Originally Posted by SpectralD
I think the best part is that the unit will probably cost considerably less than what we'd be willing to pay. I personally can't imagine paying much more than $500 for a receiver again, given what the panasonic costs now. I am guessing that the next receiver I buy will cost under $400. I mean, correcting for inflation or whatever, since I like the Panny enough that it may be a while...
I don't think $2000-$2500 is out of line for a receiver that's basically the Panny but with the addition of a good EQ (such as the Audessey design) + calibrated mic, more high-end design/construction, finer resolution of level and delay settings, maybe a little power bump, etc. I'd buy such a beast right now if it were out there, even over a $500 unit that had all of the above except for the better design/build quality. I'd just as soon keep the video switching in the box, though, because I don't care enough about video to buy a separate box and running a whole bunch of long wires to the TV is ugly.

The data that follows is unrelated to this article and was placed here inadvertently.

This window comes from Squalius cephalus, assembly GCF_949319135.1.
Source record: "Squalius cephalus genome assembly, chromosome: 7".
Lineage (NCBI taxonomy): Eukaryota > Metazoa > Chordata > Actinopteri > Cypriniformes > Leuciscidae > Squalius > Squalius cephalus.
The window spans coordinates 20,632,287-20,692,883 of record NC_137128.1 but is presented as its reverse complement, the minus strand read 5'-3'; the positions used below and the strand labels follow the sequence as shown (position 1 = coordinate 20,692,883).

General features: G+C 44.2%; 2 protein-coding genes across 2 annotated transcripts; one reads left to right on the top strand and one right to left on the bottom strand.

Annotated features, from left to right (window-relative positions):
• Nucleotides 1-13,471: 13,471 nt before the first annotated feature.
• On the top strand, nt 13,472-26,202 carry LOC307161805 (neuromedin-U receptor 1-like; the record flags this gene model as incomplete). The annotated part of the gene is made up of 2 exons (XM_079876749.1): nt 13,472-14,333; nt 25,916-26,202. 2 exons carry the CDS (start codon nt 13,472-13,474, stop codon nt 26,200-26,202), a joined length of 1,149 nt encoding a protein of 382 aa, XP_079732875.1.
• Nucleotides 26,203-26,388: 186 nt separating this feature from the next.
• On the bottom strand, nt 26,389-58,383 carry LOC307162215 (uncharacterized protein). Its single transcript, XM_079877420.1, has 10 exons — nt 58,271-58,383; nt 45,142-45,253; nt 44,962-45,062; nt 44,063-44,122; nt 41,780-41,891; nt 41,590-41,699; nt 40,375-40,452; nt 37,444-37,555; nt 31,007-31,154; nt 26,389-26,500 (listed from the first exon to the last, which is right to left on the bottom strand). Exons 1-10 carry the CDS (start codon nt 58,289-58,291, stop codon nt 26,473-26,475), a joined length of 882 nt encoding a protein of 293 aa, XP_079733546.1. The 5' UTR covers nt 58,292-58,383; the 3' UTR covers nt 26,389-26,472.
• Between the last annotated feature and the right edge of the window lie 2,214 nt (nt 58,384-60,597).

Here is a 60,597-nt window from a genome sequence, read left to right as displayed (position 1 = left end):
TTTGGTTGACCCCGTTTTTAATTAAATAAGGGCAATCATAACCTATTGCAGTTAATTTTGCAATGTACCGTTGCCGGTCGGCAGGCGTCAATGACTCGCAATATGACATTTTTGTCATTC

However, I think (hope?) that the next logical phase of mass market audio is ironically enough a return to separates of sorts. That is to say, instead of integrating the amps with the switching/decoding, they'll finally go where they belong: in the speakers, preferably at a ratio of 1 amp per drive unit. If they're not already, I suspect that soon enough assembling speakers using TI-type amps with on-chip crossover/EQ/room correction functions will be cheaper than designing, voicing, and building passive good passive crossovers. Hopefully, in the process we'll be able to get rid of proprietary audio cables/connectors in favor of piggybacking on the Airport networks most people already have at home. Polk's started with their IP-addressable class-D amp'ed in-walls, though I don't know if they're wired or Airport.
Then, from my perspective the best part of that revolution is that soon enough after the first wave of commerical stuff comes out somebody's going to start selling those modules as plate amps with a computer program to configure easily configure/calibrate the DSP, and then DIY types will be able to combine whatever drivers they want with the latest-greatest in signal processing. Imagine slapping something like that on the back of an Altec VOTT, Lowther, or Tannoy Gold! Or seven of 'em!
PS: No OSD, or even remote setup of your speakers. You have to twiddle the smaller knob on the unit itself.